V-ATPases are conserved proton pumps important to pH homeostasis. Located at the membrane of lysosomes, vacuoles and endosomes, V-ATPases sustain the acidic luminal pH needed for protein sorting and degradation;and for entry of viruses and bacterial toxins into host cells. Cells specialized for active proton secretion such as the 1-intercalated cells of the kidney nephron, express V-ATPases at the plasma membrane where they fine-tune the systemic acid-base balance. It is our goal to demonstrate the fundamental mechanisms that carefully regulate V-ATPase function and assembly in order to gain insight into how V- ATPases assist in controlling luminal, cytosolic, and extracellular pH. V-ATPases are dynamic structures that reversibly disassemble to control pH. In yeast and kidney cells, activity and V-ATPase assembly are coupled with glycolysis, but the mechanisms involved are unclear. Using yeast model systems, we have shown a novel link between V-ATPases and the glucose-fatty acid cycle, suggesting that glucose and lipid metabolism remodel pH homeostasis via effects on V-ATPases. It is our hypothesis that V-ATPase assembly is regulated as a means of maintaining cellular pH homeostasis when metabolism switches between glucose and fatty acids. We propose that a complex consisting of the V-ATPase pump and glycolytic enzymes functionally and structurally couples pH homeostasis and energy metabolism;and that metabolic control of this macromolecular structure regulates V-ATPase assembly.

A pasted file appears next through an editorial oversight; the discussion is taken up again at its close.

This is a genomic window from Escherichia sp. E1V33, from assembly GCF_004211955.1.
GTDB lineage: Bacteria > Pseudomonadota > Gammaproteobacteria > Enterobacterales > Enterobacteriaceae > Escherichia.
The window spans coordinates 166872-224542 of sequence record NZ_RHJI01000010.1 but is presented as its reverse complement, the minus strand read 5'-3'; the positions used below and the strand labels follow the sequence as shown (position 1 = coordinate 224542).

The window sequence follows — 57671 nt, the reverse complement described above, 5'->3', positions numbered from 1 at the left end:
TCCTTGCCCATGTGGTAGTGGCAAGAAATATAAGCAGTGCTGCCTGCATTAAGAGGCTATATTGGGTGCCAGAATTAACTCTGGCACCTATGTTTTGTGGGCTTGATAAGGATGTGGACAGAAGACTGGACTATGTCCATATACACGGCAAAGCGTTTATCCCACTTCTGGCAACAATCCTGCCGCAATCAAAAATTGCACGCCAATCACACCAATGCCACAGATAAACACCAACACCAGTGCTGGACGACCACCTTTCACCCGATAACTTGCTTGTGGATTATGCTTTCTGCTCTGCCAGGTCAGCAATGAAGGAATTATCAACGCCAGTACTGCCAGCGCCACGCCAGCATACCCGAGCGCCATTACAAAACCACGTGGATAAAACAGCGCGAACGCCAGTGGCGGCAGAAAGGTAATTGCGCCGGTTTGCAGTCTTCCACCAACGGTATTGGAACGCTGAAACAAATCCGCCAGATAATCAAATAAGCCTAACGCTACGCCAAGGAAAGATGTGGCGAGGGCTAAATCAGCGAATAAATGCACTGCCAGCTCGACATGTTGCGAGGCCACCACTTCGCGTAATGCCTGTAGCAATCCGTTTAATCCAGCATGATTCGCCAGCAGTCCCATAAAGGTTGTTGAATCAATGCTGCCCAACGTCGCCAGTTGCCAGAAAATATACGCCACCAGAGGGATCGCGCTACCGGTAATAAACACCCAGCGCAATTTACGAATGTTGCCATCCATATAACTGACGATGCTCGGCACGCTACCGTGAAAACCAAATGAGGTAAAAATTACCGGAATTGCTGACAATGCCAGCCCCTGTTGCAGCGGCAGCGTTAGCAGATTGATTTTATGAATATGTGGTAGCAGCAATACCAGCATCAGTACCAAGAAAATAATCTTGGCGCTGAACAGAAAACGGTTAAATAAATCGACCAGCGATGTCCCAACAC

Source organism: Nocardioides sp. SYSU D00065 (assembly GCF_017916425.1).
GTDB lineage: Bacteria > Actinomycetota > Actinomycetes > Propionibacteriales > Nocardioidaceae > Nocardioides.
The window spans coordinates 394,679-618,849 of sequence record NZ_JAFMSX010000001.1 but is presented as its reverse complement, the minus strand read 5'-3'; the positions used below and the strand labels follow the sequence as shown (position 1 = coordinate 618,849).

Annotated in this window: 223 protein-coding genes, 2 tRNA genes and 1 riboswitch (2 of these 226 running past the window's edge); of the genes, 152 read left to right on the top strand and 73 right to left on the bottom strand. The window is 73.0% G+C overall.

Three specific aims will test this model:
Aim 1 will dissect the metabolic signals that link V-ATPase to the glycolytic pathway;
Aim 2 will elucidate the mechanisms by which regulation of glycolytic enzymes remodels V-ATPase assembly and activity;
and Aim 3 will establish how activation of the glucose-fatty acid cycle cross-talks to V-ATPases. In order to accomplish the aims proposed, this study will measure V-ATPase assembly and disassembly in vma mutants and metabolic mutants deficient in key steps of glycolysis, 2- oxidation of fatty acids, and the glucose-fatty acid cycle. Parallels will be established between intracellular levels of metabolic intermediates and dynamics of binding between V-ATPase and glycolytic enzymes enabling us to understand how V-ATPases assist cells in adjusting to metabolic changes. Because of the complexity involved in both comprehensive metabolic studies and regulation of V-ATPase pumps by reversible disassembly, S. cerevisiae is an outstanding system to address this mechanism at both the genetic and biochemical levels. By showing the contribution of V-ATPases, new insights into the mechanisms that tune fuel energy selection will emerge. Cancer cells use V-ATPases to regulate pH as a result of changes in metabolism;thus new knowledge on the mechanisms by which V-ATPases maintain pH homeostasis in cancer may be revealed. As pathophysiology of the glucose-fatty acid cycle results in metabolic disorders including diabetes and chronic kidney disease, our studies will also contribute towards their understanding.
Diabetes is a major risk factor for the development and progression of chronic kidney disease (CKD). Diabetes and CKD are important public health problems;both are serious conditions associated with decreased quality of life and have disproportionate impact on certain racial and ethnic groups, especially African Americans, American Indians or Alaska Natives, and Hispanics. This study which focuses on a major problem seen in diabetes and CKD: interconnection between glucose and fats.
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